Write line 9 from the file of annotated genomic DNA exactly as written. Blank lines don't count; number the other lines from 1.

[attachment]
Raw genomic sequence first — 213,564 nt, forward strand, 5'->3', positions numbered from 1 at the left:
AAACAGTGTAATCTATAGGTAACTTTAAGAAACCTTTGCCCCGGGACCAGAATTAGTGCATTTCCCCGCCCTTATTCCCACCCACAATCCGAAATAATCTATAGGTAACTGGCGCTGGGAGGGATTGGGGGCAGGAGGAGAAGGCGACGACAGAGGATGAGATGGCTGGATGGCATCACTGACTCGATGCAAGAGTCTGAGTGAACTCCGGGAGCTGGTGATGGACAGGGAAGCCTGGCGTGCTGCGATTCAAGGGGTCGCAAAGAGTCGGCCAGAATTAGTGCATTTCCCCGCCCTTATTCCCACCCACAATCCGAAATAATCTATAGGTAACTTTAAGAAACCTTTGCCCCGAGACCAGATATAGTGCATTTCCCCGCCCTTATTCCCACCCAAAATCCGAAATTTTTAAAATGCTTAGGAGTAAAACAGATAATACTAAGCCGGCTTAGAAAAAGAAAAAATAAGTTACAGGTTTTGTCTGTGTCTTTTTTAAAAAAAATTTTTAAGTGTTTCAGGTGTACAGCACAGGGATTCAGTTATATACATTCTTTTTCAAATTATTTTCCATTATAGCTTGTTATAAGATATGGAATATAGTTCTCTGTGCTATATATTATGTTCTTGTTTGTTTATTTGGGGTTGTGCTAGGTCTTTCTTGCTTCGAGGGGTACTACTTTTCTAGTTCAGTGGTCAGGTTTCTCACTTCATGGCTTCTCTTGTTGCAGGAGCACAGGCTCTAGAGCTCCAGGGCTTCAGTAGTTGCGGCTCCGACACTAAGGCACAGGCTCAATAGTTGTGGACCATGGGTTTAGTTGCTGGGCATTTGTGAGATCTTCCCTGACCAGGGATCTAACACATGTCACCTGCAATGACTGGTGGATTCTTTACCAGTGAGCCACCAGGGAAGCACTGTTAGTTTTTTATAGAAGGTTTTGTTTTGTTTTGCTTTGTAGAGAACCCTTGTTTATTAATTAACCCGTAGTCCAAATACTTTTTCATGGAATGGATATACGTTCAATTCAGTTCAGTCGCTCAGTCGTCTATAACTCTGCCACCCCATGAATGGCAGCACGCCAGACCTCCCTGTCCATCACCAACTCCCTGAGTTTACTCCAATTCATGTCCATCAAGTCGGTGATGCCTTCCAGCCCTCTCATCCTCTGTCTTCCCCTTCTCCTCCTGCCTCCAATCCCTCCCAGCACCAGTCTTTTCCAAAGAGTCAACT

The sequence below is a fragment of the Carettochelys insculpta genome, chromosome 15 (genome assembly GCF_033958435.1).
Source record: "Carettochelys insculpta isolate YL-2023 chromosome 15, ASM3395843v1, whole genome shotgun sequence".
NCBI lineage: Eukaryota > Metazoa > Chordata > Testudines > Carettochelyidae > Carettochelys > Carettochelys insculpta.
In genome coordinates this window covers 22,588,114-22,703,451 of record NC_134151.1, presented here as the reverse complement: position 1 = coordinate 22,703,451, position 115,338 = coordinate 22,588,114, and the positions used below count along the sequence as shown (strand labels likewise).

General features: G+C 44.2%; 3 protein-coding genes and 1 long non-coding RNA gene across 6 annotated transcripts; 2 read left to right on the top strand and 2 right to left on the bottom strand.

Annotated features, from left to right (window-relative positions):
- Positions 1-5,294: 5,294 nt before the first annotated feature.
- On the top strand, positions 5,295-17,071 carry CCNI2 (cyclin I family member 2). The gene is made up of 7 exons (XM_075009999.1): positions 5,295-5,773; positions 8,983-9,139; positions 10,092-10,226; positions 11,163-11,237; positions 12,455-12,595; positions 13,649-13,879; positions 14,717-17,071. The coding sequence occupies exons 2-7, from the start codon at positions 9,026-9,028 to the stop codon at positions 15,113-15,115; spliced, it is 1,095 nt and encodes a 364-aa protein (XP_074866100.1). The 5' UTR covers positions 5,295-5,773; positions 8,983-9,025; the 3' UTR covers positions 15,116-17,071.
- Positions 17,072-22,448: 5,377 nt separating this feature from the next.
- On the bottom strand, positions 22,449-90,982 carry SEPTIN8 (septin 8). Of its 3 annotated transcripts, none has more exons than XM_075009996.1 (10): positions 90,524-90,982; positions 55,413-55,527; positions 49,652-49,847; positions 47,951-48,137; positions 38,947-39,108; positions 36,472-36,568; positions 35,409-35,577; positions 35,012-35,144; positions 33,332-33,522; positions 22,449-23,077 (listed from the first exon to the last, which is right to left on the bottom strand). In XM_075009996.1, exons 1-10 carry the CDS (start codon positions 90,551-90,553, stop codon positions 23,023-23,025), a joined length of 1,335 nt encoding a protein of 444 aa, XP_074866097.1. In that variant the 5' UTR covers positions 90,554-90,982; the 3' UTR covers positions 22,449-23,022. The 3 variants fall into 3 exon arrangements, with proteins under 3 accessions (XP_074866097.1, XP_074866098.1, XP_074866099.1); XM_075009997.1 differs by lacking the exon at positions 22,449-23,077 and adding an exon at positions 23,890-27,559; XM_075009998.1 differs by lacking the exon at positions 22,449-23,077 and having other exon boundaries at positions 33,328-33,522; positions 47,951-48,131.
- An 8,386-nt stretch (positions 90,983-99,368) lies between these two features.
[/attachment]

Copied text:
- Positions 1-5,294: 5,294 nt before the first annotated feature.